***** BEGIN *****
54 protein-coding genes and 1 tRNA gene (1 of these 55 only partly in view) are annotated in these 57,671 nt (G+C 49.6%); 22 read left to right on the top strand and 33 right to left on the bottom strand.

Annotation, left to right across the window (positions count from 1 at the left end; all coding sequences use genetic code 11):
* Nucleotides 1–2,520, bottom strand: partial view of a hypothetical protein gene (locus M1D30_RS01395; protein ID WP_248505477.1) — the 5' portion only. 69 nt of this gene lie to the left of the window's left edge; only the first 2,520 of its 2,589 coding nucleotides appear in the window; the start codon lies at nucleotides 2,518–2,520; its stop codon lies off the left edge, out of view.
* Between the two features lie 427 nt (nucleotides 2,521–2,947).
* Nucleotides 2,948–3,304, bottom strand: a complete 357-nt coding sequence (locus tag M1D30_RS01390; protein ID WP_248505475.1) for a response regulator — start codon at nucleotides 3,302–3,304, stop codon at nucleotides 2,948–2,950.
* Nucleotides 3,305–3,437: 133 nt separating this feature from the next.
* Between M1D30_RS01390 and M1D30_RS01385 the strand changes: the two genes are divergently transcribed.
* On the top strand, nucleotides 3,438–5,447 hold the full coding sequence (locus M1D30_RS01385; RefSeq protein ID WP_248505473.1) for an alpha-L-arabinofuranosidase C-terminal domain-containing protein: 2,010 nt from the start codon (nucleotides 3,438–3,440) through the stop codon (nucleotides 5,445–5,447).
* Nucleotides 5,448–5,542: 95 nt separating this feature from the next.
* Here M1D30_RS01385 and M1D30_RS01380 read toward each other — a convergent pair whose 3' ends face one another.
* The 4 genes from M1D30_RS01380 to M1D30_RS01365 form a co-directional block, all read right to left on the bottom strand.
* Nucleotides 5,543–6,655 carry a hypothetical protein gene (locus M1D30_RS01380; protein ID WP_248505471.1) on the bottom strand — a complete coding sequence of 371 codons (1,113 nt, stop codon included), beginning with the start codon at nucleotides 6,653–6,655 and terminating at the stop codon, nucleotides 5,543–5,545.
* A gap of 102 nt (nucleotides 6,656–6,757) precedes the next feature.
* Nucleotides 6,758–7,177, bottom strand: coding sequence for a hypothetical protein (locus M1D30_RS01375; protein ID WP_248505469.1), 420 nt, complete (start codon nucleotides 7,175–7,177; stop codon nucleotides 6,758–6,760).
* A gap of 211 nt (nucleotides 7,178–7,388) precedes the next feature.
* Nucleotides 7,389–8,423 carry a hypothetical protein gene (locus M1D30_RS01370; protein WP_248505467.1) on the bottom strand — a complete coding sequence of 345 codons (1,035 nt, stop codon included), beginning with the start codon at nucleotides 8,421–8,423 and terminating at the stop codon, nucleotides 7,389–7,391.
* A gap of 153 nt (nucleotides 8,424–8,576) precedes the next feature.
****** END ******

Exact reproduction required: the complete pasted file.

54 protein-coding genes and 1 tRNA gene (1 of these 55 only partly in view) are annotated in these 57,671 nt (G+C 49.6%); 22 read left to right on the top strand and 33 right to left on the bottom strand.

Annotation, left to right across the window (positions count from 1 at the left end; all coding sequences use genetic code 11):
* Nucleotides 1–2,520, bottom strand: partial view of a hypothetical protein gene (locus M1D30_RS01395; protein ID WP_248505477.1) — the 5' portion only. 69 nt of this gene lie to the left of the window's left edge; only the first 2,520 of its 2,589 coding nucleotides appear in the window; the start codon lies at nucleotides 2,518–2,520; its stop codon lies off the left edge, out of view.
* Between the two features lie 427 nt (nucleotides 2,521–2,947).
* Nucleotides 2,948–3,304, bottom strand: a complete 357-nt coding sequence (locus tag M1D30_RS01390; protein ID WP_248505475.1) for a response regulator — start codon at nucleotides 3,302–3,304, stop codon at nucleotides 2,948–2,950.
* Nucleotides 3,305–3,437: 133 nt separating this feature from the next.
* Between M1D30_RS01390 and M1D30_RS01385 the strand changes: the two genes are divergently transcribed.
* On the top strand, nucleotides 3,438–5,447 hold the full coding sequence (locus M1D30_RS01385; RefSeq protein ID WP_248505473.1) for an alpha-L-arabinofuranosidase C-terminal domain-containing protein: 2,010 nt from the start codon (nucleotides 3,438–3,440) through the stop codon (nucleotides 5,445–5,447).
* Nucleotides 5,448–5,542: 95 nt separating this feature from the next.
* Here M1D30_RS01385 and M1D30_RS01380 read toward each other — a convergent pair whose 3' ends face one another.
* The 4 genes from M1D30_RS01380 to M1D30_RS01365 form a co-directional block, all read right to left on the bottom strand.
* Nucleotides 5,543–6,655 carry a hypothetical protein gene (locus M1D30_RS01380; protein ID WP_248505471.1) on the bottom strand — a complete coding sequence of 371 codons (1,113 nt, stop codon included), beginning with the start codon at nucleotides 6,653–6,655 and terminating at the stop codon, nucleotides 5,543–5,545.
* A gap of 102 nt (nucleotides 6,656–6,757) precedes the next feature.
* Nucleotides 6,758–7,177, bottom strand: coding sequence for a hypothetical protein (locus M1D30_RS01375; protein ID WP_248505469.1), 420 nt, complete (start codon nucleotides 7,175–7,177; stop codon nucleotides 6,758–6,760).
* A gap of 211 nt (nucleotides 7,178–7,388) precedes the next feature.
* Nucleotides 7,389–8,423 carry a hypothetical protein gene (locus M1D30_RS01370; protein WP_248505467.1) on the bottom strand — a complete coding sequence of 345 codons (1,035 nt, stop codon included), beginning with the start codon at nucleotides 8,421–8,423 and terminating at the stop codon, nucleotides 7,389–7,391.
* A gap of 153 nt (nucleotides 8,424–8,576) precedes the next feature.